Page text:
The DRC has extraordinary potential for socioeconomic advancement. EPA/Dai Kurokawa
Once again, the cycle of instability and political uncertainty has the Democratic Republic of Congo (DRC) on high alert and agreements between prominent political actors have done little to stem the tide of violence.
The situation has become so dire that Congolese nationals at home and abroad have raised concerns about the safety of civilians. These were echoed by the United Nations during a recent Security Council meeting.
Until the end of 2016, the insecurity was limited to the country’s eastern Ituri region but violence is now being reported in Kasai in the central region of the country.
Lives are lost daily and there have been reports of increasing human rights abuses. As a result, the International Criminal Court is following the situation closely.
The renewed instability is partially a consequence of the failure by the Congolese government to organise the general elections in 2016, as per the country’s constitution.
This is considered by some as a deliberate political move orchestrated by the “Majorite Presidentielle” ruling coalition. In response, frustrated local communities have used violent protests to send a strong, clear message of dissent to the government. Of course, these protests are also politically motivated and maintained.
In the face of this persistent insecurity, violence and political instability, scholars and policymakers have not been able to map out a viable peace plan. Peace talks alone are proving to be ineffective because the problems are structural. Institutional crisis, poverty, inequality, individualistic leadership – and lack of political will to resolve these – are all key factors in the ongoing conflict. These need to be addressed if the DRC is ever to break the cycle of insecurity it’s caught up in.
Struggle for legitimacy
Ever since the 2016 elections were postponed, parliament, the senate and other executive institutions have been operating “off mandate”. Officials within the executive and legislative branches of government will continue to perform their functions until fresh elections are held.
This is in line with the constitutional court’s interpretation of the constitution. But this doesn’t address the issue of legitimacy.
Legitimacy must be socially as well as legally recognised. Recent protests suggest that the current government isn’t perceived as legitimate by the people of the DRC. And they are likely to continue until a legitimate government is installed.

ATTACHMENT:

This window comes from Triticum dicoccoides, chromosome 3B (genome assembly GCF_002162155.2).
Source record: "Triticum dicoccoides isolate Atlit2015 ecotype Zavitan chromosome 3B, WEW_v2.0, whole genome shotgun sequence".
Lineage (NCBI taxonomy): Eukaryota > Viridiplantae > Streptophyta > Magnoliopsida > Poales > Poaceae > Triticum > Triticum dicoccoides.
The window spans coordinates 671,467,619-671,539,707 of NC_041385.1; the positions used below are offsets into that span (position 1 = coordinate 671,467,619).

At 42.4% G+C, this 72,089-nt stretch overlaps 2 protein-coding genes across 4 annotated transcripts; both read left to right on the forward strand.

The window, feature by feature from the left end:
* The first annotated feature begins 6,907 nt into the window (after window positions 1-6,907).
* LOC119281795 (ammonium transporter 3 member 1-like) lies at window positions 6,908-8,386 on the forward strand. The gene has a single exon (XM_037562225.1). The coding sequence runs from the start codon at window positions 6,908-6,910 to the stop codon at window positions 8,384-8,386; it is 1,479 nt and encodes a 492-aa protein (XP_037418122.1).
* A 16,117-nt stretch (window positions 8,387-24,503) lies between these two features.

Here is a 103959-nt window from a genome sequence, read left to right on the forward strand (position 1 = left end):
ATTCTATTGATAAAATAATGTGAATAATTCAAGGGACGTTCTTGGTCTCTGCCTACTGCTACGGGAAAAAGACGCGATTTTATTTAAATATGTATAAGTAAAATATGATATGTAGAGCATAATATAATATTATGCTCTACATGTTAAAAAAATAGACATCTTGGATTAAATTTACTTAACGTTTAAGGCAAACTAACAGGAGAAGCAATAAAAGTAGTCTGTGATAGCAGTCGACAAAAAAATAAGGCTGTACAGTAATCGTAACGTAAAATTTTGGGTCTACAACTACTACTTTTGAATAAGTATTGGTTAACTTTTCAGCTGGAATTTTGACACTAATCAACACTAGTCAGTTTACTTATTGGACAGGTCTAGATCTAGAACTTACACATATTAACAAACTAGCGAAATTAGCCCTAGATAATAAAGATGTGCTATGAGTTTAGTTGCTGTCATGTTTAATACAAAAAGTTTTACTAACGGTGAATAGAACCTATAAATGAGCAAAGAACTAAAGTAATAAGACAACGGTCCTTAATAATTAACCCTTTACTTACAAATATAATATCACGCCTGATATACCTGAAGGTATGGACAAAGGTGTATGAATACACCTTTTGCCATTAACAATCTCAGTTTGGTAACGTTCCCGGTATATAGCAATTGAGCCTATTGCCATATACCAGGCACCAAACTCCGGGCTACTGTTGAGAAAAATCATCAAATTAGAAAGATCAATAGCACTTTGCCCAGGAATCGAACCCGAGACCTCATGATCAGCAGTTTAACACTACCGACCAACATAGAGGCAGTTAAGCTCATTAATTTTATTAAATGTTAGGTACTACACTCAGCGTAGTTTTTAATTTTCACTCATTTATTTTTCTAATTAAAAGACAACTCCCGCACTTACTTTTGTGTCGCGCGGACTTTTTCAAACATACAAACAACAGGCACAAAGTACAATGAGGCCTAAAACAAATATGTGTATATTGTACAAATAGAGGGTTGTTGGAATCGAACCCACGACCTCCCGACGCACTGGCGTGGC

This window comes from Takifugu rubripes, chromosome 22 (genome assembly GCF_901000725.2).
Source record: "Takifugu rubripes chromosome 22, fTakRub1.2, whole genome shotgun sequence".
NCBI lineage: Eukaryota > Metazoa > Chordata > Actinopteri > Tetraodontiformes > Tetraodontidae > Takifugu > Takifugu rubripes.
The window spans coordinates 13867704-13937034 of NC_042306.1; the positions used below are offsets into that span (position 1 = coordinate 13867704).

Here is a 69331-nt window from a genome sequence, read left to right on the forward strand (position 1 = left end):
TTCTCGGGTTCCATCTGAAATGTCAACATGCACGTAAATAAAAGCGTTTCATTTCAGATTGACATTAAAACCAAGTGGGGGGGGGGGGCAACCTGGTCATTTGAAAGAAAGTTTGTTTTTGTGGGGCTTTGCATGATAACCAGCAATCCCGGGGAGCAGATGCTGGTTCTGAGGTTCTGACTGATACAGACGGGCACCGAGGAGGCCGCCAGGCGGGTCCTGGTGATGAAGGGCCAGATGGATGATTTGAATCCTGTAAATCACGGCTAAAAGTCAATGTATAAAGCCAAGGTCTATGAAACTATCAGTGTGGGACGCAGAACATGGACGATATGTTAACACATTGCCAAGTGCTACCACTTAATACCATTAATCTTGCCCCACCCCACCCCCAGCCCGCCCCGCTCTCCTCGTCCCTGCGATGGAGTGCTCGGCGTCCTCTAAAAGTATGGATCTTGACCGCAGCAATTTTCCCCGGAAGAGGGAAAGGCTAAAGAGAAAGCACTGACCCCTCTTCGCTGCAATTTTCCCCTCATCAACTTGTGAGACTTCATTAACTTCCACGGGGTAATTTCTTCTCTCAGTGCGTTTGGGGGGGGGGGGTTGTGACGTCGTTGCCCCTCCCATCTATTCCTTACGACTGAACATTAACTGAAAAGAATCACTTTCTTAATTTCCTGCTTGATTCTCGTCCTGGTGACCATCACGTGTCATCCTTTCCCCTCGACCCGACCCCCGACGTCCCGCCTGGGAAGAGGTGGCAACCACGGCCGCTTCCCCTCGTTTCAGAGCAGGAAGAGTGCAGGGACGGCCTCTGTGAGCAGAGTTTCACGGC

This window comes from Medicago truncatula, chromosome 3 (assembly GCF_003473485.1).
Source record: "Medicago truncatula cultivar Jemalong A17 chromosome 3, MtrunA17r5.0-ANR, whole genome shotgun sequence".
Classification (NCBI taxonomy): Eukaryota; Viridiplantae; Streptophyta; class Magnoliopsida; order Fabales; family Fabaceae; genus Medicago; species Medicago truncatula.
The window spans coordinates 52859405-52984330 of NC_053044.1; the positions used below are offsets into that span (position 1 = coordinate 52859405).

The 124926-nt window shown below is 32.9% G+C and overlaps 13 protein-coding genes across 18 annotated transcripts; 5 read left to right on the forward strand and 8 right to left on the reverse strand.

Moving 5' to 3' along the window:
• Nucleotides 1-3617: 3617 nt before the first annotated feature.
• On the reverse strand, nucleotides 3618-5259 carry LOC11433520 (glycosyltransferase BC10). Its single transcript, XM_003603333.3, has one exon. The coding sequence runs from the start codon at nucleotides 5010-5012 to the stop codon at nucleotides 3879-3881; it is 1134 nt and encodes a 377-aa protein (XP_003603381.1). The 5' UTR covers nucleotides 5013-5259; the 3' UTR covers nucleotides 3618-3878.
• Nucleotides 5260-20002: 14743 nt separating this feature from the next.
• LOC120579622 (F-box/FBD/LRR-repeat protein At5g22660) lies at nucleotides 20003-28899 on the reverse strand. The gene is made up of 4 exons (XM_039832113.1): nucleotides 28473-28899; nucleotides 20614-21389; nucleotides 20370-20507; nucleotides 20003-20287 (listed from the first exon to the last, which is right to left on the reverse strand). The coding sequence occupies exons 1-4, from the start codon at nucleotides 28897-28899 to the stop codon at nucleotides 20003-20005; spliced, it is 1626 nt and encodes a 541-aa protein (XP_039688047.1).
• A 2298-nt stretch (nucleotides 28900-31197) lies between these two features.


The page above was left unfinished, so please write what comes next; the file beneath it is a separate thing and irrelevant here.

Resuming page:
Institutional legitimacy is key to the stability and security of the DRC. This legitimacy can only be rebuilt through fair and inclusive elections. Failure to follow this route will result in a cycle of violence and instability.
Addressing social and economic inequality
While institutional illegitimacy is a major hurdle to peace and stability in the DRC, the violence is also anchored in poverty and economic inequality.
The UN’s latest Multidimensional Poverty Index reports that 77.1% of the Congolese population live below the poverty line. Therefore, any peace plan that doesn’t take a proper look at the social and economic factors that feed conflict will be meaningless.
The more people are deprived of basic human needs, the greater the chance of violent protest. Conversely, poverty alleviation and access to economic opportunities would reduce violence in the DRC.
To raise the majority of the country out of poverty the government must invest in initiatives that promote economic and financial inclusion from the ground up. Change in the DRC will only occur if it’s nurtured from the grassroots.
Good governance and leadership
The stability of any country also depends on its ability to transition peacefully from one leader to another. If the DRC had invested in a mechanism for the peaceful transition of power the country wouldn’t be in turmoil today.
With more than half of its population being under the age of 24, the country has extraordinary potential for socioeconomic advancement. But this can only be achieved if the political class includes the youth in decision-making processes with a view to entrenching a culture of transferable leadership.
This would require fundamental changes in the leadership approach and a shift towards ethical, humanistic and inclusive practices. Political actors must put aside their own individualistic interests and ambitions for the benefit of the national interest.
For institutional reform, economic restructuring and the peaceful transfer of power to happen, politicians and policymakers must act in good faith. The history of the DRC suggests that there’s no political will for change. But the new wave of young leaders who are hungry for change may be able to put enough pressure on government to effect it.
(c) 2017 The Conversation